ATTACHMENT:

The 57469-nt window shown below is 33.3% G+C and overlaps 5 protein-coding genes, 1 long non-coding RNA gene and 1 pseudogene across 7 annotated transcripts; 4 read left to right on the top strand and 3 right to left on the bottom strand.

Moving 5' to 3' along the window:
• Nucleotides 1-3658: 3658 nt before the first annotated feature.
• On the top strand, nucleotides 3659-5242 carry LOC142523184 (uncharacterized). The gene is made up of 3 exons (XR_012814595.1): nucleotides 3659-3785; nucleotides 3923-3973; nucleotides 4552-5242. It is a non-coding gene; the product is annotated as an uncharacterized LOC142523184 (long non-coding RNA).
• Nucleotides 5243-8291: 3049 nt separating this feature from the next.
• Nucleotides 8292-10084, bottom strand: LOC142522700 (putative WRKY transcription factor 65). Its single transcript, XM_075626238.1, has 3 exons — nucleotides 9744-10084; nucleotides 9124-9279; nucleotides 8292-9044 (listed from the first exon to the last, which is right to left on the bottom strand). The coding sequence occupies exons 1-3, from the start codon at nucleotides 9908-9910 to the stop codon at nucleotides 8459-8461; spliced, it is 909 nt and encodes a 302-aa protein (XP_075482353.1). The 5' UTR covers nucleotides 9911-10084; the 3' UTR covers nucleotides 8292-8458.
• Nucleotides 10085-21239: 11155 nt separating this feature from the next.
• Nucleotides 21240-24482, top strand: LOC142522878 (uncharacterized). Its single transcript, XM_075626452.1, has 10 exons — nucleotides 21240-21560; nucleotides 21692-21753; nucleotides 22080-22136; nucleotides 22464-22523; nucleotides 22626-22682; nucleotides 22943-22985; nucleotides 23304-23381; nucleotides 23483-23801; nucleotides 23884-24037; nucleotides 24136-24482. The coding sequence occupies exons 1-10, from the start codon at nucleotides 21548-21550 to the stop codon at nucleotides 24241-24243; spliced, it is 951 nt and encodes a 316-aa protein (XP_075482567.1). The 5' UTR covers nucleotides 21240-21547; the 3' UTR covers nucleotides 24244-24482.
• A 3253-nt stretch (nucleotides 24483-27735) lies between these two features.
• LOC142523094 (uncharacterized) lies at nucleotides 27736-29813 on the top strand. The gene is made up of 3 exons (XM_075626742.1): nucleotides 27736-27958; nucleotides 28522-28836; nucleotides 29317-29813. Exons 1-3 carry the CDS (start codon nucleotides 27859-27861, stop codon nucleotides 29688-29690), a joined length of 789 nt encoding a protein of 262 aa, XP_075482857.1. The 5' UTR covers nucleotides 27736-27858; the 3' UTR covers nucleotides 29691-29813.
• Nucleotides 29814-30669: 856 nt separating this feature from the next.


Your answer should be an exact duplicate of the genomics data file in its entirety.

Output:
The 57469-nt window shown below is 33.3% G+C and overlaps 5 protein-coding genes, 1 long non-coding RNA gene and 1 pseudogene across 7 annotated transcripts; 4 read left to right on the top strand and 3 right to left on the bottom strand.

Moving 5' to 3' along the window:
• Nucleotides 1-3658: 3658 nt before the first annotated feature.
• On the top strand, nucleotides 3659-5242 carry LOC142523184 (uncharacterized). The gene is made up of 3 exons (XR_012814595.1): nucleotides 3659-3785; nucleotides 3923-3973; nucleotides 4552-5242. It is a non-coding gene; the product is annotated as an uncharacterized LOC142523184 (long non-coding RNA).
• Nucleotides 5243-8291: 3049 nt separating this feature from the next.
• Nucleotides 8292-10084, bottom strand: LOC142522700 (putative WRKY transcription factor 65). Its single transcript, XM_075626238.1, has 3 exons — nucleotides 9744-10084; nucleotides 9124-9279; nucleotides 8292-9044 (listed from the first exon to the last, which is right to left on the bottom strand). The coding sequence occupies exons 1-3, from the start codon at nucleotides 9908-9910 to the stop codon at nucleotides 8459-8461; spliced, it is 909 nt and encodes a 302-aa protein (XP_075482353.1). The 5' UTR covers nucleotides 9911-10084; the 3' UTR covers nucleotides 8292-8458.
• Nucleotides 10085-21239: 11155 nt separating this feature from the next.
• Nucleotides 21240-24482, top strand: LOC142522878 (uncharacterized). Its single transcript, XM_075626452.1, has 10 exons — nucleotides 21240-21560; nucleotides 21692-21753; nucleotides 22080-22136; nucleotides 22464-22523; nucleotides 22626-22682; nucleotides 22943-22985; nucleotides 23304-23381; nucleotides 23483-23801; nucleotides 23884-24037; nucleotides 24136-24482. The coding sequence occupies exons 1-10, from the start codon at nucleotides 21548-21550 to the stop codon at nucleotides 24241-24243; spliced, it is 951 nt and encodes a 316-aa protein (XP_075482567.1). The 5' UTR covers nucleotides 21240-21547; the 3' UTR covers nucleotides 24244-24482.
• A 3253-nt stretch (nucleotides 24483-27735) lies between these two features.
• LOC142523094 (uncharacterized) lies at nucleotides 27736-29813 on the top strand. The gene is made up of 3 exons (XM_075626742.1): nucleotides 27736-27958; nucleotides 28522-28836; nucleotides 29317-29813. Exons 1-3 carry the CDS (start codon nucleotides 27859-27861, stop codon nucleotides 29688-29690), a joined length of 789 nt encoding a protein of 262 aa, XP_075482857.1. The 5' UTR covers nucleotides 27736-27858; the 3' UTR covers nucleotides 29691-29813.
• Nucleotides 29814-30669: 856 nt separating this feature from the next.